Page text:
Japan’s Cat Islands Aren’t The Paradise They Seem To Be…

JAPAN – Every cat lover has heard of Japan’s amazing cat islands.

They’re entire pieces of land completely overrun with kittens and cats – where even the buildings are cat shaped.

(Picture: The Asahi Shimbun via Getty Images)

And people have been flocking over from all mainlands to these feline paradises for years, in order to be surrounded by the blessed creatures.

Cats were originally brought over to the 11 islands by fishermen as a way of controlling the rodent populations, and today, dogs are actually strictly forbidden.

However, it turns out that life on the islands isn’t all catnip and light.


The reality of it is that many of the cats are suffering from health problems that could be easily treated – if the resources were readily available.

Cat photographer Andrew Marttila went out there with his partner Hannah Shaw, who is the founder of a cat rescue group called Kitten Lady, to find out what was going on.

‘For us cat lovers, there’s something pretty special about an area littered with dozens of cats,’ Marttila explained The Huffington Post.

‘What you’re not seeing, however, are all the cats and kittens suffering from very treatable illnesses.’

So what exactly is the problem?


Basically, there are just way too many cats.

As the islands’ populations grow without any veterinarians on hand, the animals are stuck in a cycle of giving birth and dying early.

‘Roughly one-third of the cats were young kittens struggling with untreated upper respiratory infections,’ stated Hannah.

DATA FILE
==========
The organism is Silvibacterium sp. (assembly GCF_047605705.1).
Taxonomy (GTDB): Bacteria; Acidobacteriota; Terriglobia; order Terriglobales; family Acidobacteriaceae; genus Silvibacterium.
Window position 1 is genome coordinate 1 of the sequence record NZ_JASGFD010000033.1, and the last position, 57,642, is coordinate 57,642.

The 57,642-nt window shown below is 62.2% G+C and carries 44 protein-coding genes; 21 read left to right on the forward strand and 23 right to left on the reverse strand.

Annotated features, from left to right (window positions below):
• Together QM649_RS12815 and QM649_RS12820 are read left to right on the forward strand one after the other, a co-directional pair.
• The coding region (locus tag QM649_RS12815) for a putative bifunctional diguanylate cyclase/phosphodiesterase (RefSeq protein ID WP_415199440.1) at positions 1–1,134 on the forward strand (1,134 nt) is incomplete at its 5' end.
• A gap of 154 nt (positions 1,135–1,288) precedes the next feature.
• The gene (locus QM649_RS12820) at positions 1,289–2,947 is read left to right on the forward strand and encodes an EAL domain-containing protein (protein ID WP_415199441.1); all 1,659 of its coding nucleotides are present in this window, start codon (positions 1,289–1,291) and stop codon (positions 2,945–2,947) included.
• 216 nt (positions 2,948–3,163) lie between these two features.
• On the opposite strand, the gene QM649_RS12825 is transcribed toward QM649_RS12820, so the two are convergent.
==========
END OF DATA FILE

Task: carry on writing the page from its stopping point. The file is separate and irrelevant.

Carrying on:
‘Eyes and noses crusted, the kittens huddled together on the warm pavement.’

People on the islands (there are very few) are apparently resistant to intervene at all because they believe that nature should just run its course – despite the plain fact that the cats are there because of human intervention in the first place.

Not only are the cats suffering from health problems but tourists are also bringing a lot of food to feed them and that’s resulted in brutal turf warfare between males.

Some of the islands, however, are finally stepping in and doing something about the problem.

Tokonoshima Island is currently home to around 3,000 felines and the government has implemented a ‘trap-neuter-return’ program.

(Picture: The Asahi Shimbun via Getty Images)

Cats are trapped, neutered or spayed and in addition, given the necessary veterinary treatment before being returned to the wild.

By doing that, officials are not only dealing with the overpopulation issue head on but they are also helping to curb the stressful behavior. Cats are less likely to scrap if they’re neutered.

Let’s just hope and pray the other islands follow suit.

H/T: metro.co.uk